Office To Monitor and Combat Trafficking in Persons
Tier 3

Eritrea is a source country for men, women, and children subjected to forced labor domestically, and to a lesser extent, forced prostitution and labor abroad. Tens of thousands of persons continue to flee the country, many escaping the government’s mandatory national service program. Under the Proclamation of National Service (No. 82/1995), persons aged 18 to 50 years must perform national service. For persons aged 18 to 40 years, this consists of six months of military training and 12 months of service in a government-run work unit, including the Eritrean Defense Forces, for a total of 18 months; persons over 40 are considered to be on reserve status if they have performed active duty service. The emergency situation declared in 1998 as a result of a border war with Ethiopia remained in effect during the year. Despite the 18-month limit on active duty national service under the 1995 proclamation, many persons are not demobilized from government work units as scheduled after their mandatory periods of service ended, and some are forced to serve indefinitely in the military under threats of detention, torture, or punishment of their families. Persons performing national service are prohibited from resigning from their jobs or taking new employment, generally receive no promotions or salary increases, and often cannot leave the country legally because they are denied passports or exit visas. Those performing national service in the Eritrean military carry out standard patrols and border-monitoring, in addition to public works projects such as agricultural terracing, road maintenance, and laying power lines. Working conditions are often harsh and sometimes involve physical abuse. In the past, there were reports that some Eritrean conscripts were forced to build private homes for army officers, perform agricultural labor on farms owned by the ruling party, or work in privately-owned mines, functions that fall outside the scope of the proclamation.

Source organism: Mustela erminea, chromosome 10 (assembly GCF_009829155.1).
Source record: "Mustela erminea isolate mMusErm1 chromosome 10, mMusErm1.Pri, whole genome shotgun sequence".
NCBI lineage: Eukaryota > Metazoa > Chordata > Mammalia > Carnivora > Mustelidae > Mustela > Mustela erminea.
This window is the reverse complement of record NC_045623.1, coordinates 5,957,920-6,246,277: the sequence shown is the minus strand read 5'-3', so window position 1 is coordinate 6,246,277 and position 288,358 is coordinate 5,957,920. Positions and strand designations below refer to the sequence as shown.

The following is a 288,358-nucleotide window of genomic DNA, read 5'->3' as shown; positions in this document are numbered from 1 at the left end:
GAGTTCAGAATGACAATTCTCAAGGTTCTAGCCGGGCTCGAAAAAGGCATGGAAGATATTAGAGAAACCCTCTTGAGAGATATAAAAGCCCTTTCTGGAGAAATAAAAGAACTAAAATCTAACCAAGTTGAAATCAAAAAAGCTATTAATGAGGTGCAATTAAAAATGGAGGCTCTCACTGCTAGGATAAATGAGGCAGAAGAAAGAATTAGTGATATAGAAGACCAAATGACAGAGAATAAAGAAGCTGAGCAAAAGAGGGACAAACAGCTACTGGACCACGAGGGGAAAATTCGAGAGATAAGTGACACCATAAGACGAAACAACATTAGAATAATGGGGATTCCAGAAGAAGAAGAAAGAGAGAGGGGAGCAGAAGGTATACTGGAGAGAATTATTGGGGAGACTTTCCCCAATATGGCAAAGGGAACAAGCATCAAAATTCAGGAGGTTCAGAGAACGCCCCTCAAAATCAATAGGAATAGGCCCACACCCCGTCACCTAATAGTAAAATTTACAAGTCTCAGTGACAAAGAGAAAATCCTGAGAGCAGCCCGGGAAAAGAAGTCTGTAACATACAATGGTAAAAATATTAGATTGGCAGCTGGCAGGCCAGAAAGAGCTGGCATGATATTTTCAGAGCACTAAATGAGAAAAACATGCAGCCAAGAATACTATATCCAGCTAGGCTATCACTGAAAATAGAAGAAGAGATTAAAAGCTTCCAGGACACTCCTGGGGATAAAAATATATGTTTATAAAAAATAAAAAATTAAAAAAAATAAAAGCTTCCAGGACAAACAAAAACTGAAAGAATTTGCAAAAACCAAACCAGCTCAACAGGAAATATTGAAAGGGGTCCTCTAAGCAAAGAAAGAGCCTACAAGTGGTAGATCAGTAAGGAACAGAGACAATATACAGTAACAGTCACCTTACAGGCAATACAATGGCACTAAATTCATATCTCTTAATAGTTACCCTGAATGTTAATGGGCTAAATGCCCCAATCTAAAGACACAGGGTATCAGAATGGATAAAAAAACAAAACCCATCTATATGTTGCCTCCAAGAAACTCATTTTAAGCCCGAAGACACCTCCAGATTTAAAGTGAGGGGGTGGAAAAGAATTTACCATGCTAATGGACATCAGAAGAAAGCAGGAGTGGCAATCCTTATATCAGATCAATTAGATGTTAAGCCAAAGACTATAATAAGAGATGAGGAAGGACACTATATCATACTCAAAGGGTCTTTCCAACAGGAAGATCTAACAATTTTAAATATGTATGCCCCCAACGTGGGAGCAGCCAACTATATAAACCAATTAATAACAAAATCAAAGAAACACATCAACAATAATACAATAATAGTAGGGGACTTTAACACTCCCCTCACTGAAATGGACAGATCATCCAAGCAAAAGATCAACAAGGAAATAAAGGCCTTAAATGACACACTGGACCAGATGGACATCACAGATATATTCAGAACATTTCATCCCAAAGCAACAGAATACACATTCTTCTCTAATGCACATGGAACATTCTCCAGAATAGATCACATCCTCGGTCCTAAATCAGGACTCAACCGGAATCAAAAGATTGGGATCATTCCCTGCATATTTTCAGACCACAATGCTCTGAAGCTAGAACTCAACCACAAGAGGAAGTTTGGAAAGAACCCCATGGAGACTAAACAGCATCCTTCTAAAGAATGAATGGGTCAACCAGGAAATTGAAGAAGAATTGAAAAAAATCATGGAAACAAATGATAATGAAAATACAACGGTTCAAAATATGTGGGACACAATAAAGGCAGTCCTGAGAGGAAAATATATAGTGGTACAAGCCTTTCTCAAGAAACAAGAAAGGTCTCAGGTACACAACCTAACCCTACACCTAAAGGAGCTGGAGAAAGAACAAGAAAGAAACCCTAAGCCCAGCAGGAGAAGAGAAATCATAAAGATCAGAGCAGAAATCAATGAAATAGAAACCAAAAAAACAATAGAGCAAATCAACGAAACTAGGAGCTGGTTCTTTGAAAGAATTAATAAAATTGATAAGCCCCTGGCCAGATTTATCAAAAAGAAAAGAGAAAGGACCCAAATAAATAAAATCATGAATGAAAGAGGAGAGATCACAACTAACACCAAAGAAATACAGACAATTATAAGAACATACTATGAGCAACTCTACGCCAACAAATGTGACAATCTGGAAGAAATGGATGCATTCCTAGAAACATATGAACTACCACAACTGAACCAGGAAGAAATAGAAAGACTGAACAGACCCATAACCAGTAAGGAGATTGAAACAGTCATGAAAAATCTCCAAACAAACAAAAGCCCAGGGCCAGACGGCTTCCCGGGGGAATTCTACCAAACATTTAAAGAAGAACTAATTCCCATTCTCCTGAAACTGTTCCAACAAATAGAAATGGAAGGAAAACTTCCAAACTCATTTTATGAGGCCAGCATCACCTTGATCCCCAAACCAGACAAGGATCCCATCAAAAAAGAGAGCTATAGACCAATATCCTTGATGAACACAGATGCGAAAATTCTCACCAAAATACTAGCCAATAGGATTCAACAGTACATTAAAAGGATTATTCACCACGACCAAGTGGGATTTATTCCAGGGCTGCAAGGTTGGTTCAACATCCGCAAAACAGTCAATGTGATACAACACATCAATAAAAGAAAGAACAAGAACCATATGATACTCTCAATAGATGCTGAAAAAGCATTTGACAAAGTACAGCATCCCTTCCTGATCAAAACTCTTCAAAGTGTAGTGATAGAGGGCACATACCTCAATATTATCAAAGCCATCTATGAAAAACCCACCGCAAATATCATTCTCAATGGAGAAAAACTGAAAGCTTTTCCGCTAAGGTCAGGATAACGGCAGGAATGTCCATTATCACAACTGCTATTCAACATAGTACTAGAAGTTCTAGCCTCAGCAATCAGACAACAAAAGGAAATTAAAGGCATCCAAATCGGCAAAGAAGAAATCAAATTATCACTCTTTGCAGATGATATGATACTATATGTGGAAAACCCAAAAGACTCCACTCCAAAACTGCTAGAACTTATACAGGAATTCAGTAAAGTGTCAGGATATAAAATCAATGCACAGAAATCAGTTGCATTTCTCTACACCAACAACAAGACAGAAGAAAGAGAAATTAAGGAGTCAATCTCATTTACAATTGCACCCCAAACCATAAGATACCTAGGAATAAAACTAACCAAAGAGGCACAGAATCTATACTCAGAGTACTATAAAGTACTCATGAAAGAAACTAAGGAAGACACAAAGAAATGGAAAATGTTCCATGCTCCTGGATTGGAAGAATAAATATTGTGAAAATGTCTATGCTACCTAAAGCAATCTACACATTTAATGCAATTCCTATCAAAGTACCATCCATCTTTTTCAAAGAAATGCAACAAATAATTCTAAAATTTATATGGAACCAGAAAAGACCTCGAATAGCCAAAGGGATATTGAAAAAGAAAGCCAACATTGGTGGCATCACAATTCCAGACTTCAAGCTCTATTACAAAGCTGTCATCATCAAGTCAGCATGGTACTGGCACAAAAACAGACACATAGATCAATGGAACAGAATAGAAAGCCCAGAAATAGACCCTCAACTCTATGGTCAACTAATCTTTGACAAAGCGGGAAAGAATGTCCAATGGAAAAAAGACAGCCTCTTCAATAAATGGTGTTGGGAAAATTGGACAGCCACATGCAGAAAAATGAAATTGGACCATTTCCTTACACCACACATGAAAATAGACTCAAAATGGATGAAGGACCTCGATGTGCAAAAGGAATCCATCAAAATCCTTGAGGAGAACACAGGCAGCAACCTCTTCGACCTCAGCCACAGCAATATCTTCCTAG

All 12th-grade students, including some younger than 18, are required to complete their final year of education at the Sawa military and educational camp; those who refuse to attend cannot receive high school graduation certificates, go on to higher education, or be offered some types of jobs. The first six months consist of military training prior to military service. Though the government made an effort to ensure that no persons under 18 engaged in military training at Sawa, it was difficult to determine whether all those performing the military training component had reached 18 years of age. The media reported that male and female recruits at the Sawa military training camp were beaten, and female recruits reported being sexually abused and raped; however, the number of claims of abuse reportedly declined in the last year as parents put pressure on school administrators to correct abusive practices. In 2012, the government instituted a compulsory citizen militia, requiring adults not already in the military or being trained at Sawa, including many who had been demobilized or exempted from military service in the past, to carry firearms and attend military training. During the reporting period, the Ministry of Education continued Mahtot, a national service program in which secondary-school children are assigned to work in public works projects including anti-litter campaigns and building school furniture. Eritrean children work in various economic sectors, including domestic service, street vending, small-scale manufacturing, garages, bicycle repair shops, tea and coffee shops, metal workshops, and agriculture; some of these children may be subjected to forced labor, including forced begging. Eritrean women and girls are subjected to sex trafficking within the country.